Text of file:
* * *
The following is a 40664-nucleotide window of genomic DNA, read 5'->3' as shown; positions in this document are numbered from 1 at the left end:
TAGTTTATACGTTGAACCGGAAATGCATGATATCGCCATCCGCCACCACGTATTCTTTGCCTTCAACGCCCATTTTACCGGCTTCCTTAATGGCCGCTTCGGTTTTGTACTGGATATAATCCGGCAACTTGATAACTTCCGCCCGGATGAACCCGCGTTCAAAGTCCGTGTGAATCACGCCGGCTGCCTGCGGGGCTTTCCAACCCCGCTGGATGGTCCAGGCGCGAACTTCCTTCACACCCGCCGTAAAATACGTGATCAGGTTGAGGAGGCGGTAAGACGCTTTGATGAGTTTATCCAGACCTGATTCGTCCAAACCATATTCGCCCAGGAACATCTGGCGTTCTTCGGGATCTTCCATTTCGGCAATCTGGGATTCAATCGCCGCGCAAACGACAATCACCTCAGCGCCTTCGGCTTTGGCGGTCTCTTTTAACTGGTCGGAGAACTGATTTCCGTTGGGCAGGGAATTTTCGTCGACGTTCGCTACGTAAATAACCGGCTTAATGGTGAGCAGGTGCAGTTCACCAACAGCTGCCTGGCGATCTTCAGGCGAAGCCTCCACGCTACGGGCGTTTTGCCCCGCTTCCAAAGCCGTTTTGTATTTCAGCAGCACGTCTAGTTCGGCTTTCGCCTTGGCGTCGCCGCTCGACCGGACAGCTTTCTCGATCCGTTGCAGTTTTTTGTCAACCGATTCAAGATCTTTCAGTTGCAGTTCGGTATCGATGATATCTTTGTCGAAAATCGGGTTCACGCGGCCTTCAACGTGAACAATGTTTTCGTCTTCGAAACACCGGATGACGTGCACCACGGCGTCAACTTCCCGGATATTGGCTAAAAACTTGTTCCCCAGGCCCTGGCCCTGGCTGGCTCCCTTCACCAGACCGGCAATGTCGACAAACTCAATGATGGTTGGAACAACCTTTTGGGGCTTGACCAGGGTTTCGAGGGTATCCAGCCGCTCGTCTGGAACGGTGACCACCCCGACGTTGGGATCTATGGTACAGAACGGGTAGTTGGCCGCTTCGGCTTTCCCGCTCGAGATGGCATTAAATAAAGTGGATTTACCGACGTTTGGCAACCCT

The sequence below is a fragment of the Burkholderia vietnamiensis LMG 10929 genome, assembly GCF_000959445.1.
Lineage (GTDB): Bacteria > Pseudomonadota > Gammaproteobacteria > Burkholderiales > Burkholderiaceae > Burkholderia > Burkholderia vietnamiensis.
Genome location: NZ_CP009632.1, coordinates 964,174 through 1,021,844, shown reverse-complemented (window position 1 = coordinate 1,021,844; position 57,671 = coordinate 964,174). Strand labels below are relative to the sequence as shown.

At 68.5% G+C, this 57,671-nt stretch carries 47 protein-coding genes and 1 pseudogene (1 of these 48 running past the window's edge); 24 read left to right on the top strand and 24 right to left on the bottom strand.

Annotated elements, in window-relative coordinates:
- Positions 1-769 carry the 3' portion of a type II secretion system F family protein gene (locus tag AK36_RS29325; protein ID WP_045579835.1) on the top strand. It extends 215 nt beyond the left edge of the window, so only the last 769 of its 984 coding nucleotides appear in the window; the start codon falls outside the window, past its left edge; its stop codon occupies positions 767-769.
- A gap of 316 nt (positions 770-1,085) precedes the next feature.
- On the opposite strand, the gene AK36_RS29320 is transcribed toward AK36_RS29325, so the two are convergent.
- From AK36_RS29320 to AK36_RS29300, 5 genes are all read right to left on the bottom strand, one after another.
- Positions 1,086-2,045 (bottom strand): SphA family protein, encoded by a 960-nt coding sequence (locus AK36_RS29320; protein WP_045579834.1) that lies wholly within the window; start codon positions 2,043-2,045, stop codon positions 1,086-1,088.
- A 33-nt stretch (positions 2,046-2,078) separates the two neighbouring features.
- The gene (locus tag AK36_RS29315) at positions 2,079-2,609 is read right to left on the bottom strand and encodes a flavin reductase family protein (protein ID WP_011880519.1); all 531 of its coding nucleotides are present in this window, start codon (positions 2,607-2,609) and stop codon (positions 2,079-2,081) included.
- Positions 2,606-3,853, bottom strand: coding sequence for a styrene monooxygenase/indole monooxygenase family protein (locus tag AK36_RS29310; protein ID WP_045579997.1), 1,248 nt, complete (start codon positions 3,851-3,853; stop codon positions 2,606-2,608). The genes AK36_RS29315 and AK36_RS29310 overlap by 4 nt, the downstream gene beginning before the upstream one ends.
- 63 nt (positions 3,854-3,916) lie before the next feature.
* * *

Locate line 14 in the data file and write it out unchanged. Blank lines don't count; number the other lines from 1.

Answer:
- The gene (locus tag AK36_RS29315) at positions 2,079-2,609 is read right to left on the bottom strand and encodes a flavin reductase family protein (protein ID WP_011880519.1); all 531 of its coding nucleotides are present in this window, start codon (positions 2,607-2,609) and stop codon (positions 2,079-2,081) included.